I have attempted to capitalize on that feeling of peace and contentment, stomping down emotion and convincing myself that the reality is I don’t care whether or not I ever have children.
But that’s just not true.
Some days God gives me a grace, a break from the emotion, an other-worldly peace. I am so thankful for those days. But I’m coming to grips with the reality that this same good God has also placed a marker on my soul, calling me to motherhood. It’s ok to have these desires. It’s ok to not pursue any forms of child-bearing until we’re certain God’s okayed it. It’s ok, it’s beautiful even, to finally recognize that I can have two callings: motherhood and ministry.
I’ll have to give you the latest “ministry” update another time. But I just wanted you to know, Child, that we’re still waiting.
Last Monday, your Daddy celebrated his birthday. He turned 28. And we realized this is the 11th birthday we’ve celebrated together. How has time passed so quickly?
The day before his birthday – on his brother’s birthday – his whole family joined us for lunch out at Nick and Nino’s (coal fired pizza is totally amazing) and dessert. I made this Salted Caramel Chocolate Cheesecake Cake and it was a big hit with everyone (a two layered chocolate cake from scratch, a cheesecake in between the layers, salted caramel frosting, and fudge ganache on top. Oh my, yes.) It was so nice to be together for the boys’ birthdays.
The next day I planned a scavenger hunt for Kevin. It turned out to be the perfect way to do our all-time favorite thing spend time together. Here are my silly clues.
1. To start out our venture, let’s not add an “S”
People in Michigan all seem to be obsessed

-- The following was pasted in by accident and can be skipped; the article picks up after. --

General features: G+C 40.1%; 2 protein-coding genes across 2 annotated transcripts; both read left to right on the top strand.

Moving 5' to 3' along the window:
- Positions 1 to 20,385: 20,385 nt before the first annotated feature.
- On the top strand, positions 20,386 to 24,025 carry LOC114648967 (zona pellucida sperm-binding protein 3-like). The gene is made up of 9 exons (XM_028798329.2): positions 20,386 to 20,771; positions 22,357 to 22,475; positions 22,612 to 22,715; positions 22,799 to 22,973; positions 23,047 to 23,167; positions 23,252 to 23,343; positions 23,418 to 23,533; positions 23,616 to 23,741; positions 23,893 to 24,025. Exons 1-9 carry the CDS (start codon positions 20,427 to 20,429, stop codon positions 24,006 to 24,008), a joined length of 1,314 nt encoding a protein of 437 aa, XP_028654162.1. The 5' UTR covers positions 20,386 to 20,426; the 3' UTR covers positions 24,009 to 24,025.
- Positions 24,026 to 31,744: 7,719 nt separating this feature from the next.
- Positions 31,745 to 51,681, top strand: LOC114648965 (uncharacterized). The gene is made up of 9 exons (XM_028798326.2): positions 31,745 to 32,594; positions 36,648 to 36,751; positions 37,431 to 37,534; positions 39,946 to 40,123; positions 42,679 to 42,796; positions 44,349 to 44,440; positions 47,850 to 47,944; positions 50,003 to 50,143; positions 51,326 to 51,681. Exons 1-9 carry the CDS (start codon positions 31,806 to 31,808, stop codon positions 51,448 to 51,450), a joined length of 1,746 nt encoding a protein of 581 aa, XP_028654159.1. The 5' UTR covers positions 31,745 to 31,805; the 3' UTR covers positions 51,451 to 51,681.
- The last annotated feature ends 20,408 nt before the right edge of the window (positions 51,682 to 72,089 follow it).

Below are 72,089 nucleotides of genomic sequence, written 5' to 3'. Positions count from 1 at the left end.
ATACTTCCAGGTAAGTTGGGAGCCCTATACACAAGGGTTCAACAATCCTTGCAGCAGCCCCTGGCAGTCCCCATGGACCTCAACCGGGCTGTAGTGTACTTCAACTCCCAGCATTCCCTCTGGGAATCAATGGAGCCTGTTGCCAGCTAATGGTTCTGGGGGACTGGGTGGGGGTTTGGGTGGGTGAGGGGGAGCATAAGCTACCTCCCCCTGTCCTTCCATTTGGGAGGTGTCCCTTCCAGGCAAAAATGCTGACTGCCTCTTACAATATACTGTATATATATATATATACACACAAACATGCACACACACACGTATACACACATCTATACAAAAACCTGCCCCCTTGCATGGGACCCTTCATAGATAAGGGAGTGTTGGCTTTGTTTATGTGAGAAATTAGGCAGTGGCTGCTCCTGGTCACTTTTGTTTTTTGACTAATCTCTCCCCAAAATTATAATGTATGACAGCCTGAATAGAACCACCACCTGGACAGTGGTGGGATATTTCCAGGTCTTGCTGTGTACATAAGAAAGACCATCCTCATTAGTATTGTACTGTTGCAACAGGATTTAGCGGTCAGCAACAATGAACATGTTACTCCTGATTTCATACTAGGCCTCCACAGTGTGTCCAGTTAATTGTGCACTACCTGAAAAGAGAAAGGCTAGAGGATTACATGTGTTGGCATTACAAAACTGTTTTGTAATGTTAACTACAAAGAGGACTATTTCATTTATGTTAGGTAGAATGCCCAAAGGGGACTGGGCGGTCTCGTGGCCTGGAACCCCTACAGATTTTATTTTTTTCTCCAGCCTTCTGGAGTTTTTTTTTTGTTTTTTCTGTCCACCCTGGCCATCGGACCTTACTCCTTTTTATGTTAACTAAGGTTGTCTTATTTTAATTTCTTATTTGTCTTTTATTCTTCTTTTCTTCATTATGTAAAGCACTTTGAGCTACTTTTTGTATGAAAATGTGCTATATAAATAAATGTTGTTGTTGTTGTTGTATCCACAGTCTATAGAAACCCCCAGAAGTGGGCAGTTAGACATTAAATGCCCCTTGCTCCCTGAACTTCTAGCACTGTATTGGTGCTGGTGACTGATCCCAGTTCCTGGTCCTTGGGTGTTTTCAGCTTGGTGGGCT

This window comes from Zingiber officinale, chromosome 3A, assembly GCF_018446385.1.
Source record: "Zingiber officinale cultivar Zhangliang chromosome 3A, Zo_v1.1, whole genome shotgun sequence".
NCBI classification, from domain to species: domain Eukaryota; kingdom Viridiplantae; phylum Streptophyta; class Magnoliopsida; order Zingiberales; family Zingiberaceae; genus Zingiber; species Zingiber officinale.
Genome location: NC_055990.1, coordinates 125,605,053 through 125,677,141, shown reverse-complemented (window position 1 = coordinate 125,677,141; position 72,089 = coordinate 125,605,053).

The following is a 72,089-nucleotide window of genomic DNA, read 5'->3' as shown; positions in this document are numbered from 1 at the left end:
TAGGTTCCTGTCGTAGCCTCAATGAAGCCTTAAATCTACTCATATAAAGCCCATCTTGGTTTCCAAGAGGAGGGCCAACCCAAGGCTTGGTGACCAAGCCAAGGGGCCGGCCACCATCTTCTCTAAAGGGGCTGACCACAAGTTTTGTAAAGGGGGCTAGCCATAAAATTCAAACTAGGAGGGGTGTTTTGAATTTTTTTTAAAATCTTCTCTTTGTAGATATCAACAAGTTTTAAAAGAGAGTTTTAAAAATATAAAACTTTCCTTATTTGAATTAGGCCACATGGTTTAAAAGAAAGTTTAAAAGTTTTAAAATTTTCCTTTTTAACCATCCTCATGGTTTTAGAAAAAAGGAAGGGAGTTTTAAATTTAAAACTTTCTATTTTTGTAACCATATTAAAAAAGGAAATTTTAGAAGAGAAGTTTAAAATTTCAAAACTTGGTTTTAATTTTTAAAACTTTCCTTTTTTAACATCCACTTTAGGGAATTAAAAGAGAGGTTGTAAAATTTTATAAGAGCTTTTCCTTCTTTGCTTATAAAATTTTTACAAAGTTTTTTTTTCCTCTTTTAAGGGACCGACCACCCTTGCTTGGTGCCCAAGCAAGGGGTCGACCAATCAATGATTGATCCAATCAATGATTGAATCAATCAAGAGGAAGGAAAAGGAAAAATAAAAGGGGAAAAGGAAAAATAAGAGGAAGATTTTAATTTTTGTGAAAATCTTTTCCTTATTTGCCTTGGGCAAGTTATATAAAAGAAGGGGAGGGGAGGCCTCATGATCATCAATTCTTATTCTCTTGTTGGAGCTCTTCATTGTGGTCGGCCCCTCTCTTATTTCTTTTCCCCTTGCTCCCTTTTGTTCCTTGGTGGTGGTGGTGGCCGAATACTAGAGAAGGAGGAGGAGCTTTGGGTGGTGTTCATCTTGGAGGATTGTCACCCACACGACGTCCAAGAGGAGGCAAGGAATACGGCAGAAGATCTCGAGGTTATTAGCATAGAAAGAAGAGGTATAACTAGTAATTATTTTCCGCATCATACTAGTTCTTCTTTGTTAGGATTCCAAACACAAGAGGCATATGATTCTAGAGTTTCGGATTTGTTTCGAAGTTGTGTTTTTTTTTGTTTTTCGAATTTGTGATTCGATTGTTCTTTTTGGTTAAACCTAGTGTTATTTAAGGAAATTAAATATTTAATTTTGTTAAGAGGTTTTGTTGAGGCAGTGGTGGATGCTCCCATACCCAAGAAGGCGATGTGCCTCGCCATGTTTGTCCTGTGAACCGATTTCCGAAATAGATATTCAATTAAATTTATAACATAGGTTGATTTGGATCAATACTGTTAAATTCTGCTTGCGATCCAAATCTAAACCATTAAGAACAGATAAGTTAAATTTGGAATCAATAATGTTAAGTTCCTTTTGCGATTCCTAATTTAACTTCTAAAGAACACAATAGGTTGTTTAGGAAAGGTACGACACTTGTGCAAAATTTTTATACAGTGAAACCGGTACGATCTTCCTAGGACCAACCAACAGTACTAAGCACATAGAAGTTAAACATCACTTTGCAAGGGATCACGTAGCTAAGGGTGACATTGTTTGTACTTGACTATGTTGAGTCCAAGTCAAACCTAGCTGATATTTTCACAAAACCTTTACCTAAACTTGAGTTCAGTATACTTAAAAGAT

With clothing and movies and fish and the like
This place will surely have all your top favorite bites.
Answer: Meijer (I had already purchased a few of his favorite snacks and had them packed up in the trunk: specialty bottled ginger ale, tortilla jalapeno Combos, and Lindt dark chocolate truffles)
2. I’m pretty sure this beverage place means something in Spanish
My taste buds are hoping the roasting in man-ish
With “water” and “milk”
And sugar and cream
Surely we’ll find the right mug that will please.
Answer: Agua Dulce Cafe (A coffee shop downtown Monroe that we’d been wanting to try. Turns out I had the Spanish a little wrong, but he still got the hint.)
3. Let’s head to the place where the choices are unlimited
People drive from all over for snacks that should be prohibited
It’s not a long jaunt
Is your face looking gaunt?
All’s I know is the place’s quite smoky.
Answer: Beef Jerky Unlimited in Dundee (Another spot we’d talked about checking out for quite some time. Turns out they have amazing jerky and tons of great hot sauces. Kevin picked out Sweet and Spicy Jerky and Firehouse Jerky.)
4. By now in our journey we may be quite ravenous
I know of a place that’s cozy, not cavernous
Steak or soup
Potato or rye
This restaurant’s alone as a star in the sky.
Answer: Lone Star Steakhouse (What guy doesn’t love a steak dinner? We even had a $5 coupon that I found online earlier that day.)
5. There’s one place left, well, two if you’re specific
You will not believe your wife is this terrific
She wants you to have these cute little guys
To snuggle and play and annoy and surprise
You’ve never heard of the spot where we’re headed
So Melanie will drive and you’ll give her the credit.
Answer: Heritage Animal Hospital in Dundee (Kevin’s wanted a kitten for…oh…all the years we’ve been married. And every time we get a cat, I want an old, declawed, lazy thing. I finally figured a kitten would probably be a lot of fun, and just went for it. I found these cute black kittens on Pet Finder and after visiting with them, we opted to bring one home. We loved Heritage because they seemed clean and professional, and affordable – $85 includes all her shots and vacs, plus getting her fixed in February.)
MEET OCTAVIA. (We’ve taken to calling her “Tavie.” Your dad will have to explain why he chose the name Octavia.)
Our little black fluff ball was 8 weeks and 4 days old last Monday, and we’ve absolutely loved every day with her since bringing her home Thursday. She is exactly what we needed right now – a little spark of joy. Tavie has reminded us to take pleasure in the good things God has filled our lives with, to laugh at the silly things, shrug off the mistakes, and shower love.